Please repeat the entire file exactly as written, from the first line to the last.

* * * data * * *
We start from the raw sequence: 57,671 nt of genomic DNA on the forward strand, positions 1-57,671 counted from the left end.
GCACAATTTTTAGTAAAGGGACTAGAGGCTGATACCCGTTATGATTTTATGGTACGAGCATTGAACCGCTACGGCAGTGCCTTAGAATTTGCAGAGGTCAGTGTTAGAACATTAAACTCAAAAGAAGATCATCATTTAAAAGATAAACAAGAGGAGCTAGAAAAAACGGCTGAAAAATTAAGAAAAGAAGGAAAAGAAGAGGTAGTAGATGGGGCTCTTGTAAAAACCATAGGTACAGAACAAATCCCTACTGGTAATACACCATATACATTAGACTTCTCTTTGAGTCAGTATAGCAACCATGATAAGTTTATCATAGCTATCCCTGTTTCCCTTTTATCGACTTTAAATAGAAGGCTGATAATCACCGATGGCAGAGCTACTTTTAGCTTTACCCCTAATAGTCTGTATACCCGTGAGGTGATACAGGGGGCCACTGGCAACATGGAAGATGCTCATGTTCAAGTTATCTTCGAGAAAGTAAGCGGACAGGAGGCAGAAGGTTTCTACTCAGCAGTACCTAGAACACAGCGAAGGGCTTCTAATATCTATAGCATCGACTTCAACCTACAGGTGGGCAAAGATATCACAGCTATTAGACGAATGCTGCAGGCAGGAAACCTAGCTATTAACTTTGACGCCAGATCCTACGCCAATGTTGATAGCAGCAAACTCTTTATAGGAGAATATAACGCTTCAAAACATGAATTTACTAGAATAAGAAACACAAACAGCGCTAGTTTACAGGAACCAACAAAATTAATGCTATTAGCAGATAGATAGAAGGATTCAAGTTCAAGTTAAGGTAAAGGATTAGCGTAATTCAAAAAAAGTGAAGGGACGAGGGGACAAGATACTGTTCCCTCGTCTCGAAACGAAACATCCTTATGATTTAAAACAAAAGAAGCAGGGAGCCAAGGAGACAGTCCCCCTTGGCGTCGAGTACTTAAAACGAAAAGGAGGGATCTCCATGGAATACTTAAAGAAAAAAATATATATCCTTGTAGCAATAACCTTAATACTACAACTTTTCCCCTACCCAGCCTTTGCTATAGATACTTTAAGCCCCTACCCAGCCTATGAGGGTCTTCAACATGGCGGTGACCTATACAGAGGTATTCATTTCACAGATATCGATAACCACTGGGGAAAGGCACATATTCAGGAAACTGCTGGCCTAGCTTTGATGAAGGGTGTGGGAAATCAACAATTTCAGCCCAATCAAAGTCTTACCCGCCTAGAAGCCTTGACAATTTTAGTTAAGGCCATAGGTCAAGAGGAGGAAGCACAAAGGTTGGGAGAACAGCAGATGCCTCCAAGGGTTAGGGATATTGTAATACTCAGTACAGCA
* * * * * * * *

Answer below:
We start from the raw sequence: 57,671 nt of genomic DNA on the forward strand, positions 1-57,671 counted from the left end.
GCACAATTTTTAGTAAAGGGACTAGAGGCTGATACCCGTTATGATTTTATGGTACGAGCATTGAACCGCTACGGCAGTGCCTTAGAATTTGCAGAGGTCAGTGTTAGAACATTAAACTCAAAAGAAGATCATCATTTAAAAGATAAACAAGAGGAGCTAGAAAAAACGGCTGAAAAATTAAGAAAAGAAGGAAAAGAAGAGGTAGTAGATGGGGCTCTTGTAAAAACCATAGGTACAGAACAAATCCCTACTGGTAATACACCATATACATTAGACTTCTCTTTGAGTCAGTATAGCAACCATGATAAGTTTATCATAGCTATCCCTGTTTCCCTTTTATCGACTTTAAATAGAAGGCTGATAATCACCGATGGCAGAGCTACTTTTAGCTTTACCCCTAATAGTCTGTATACCCGTGAGGTGATACAGGGGGCCACTGGCAACATGGAAGATGCTCATGTTCAAGTTATCTTCGAGAAAGTAAGCGGACAGGAGGCAGAAGGTTTCTACTCAGCAGTACCTAGAACACAGCGAAGGGCTTCTAATATCTATAGCATCGACTTCAACCTACAGGTGGGCAAAGATATCACAGCTATTAGACGAATGCTGCAGGCAGGAAACCTAGCTATTAACTTTGACGCCAGATCCTACGCCAATGTTGATAGCAGCAAACTCTTTATAGGAGAATATAACGCTTCAAAACATGAATTTACTAGAATAAGAAACACAAACAGCGCTAGTTTACAGGAACCAACAAAATTAATGCTATTAGCAGATAGATAGAAGGATTCAAGTTCAAGTTAAGGTAAAGGATTAGCGTAATTCAAAAAAAGTGAAGGGACGAGGGGACAAGATACTGTTCCCTCGTCTCGAAACGAAACATCCTTATGATTTAAAACAAAAGAAGCAGGGAGCCAAGGAGACAGTCCCCCTTGGCGTCGAGTACTTAAAACGAAAAGGAGGGATCTCCATGGAATACTTAAAGAAAAAAATATATATCCTTGTAGCAATAACCTTAATACTACAACTTTTCCCCTACCCAGCCTTTGCTATAGATACTTTAAGCCCCTACCCAGCCTATGAGGGTCTTCAACATGGCGGTGACCTATACAGAGGTATTCATTTCACAGATATCGATAACCACTGGGGAAAGGCACATATTCAGGAAACTGCTGGCCTAGCTTTGATGAAGGGTGTGGGAAATCAACAATTTCAGCCCAATCAAAGTCTTACCCGCCTAGAAGCCTTGACAATTTTAGTTAAGGCCATAGGTCAAGAGGAGGAAGCACAAAGGTTGGGAGAACAGCAGATGCCTCCAAGGGTTAGGGATATTGTAATACTCAGTACAGCA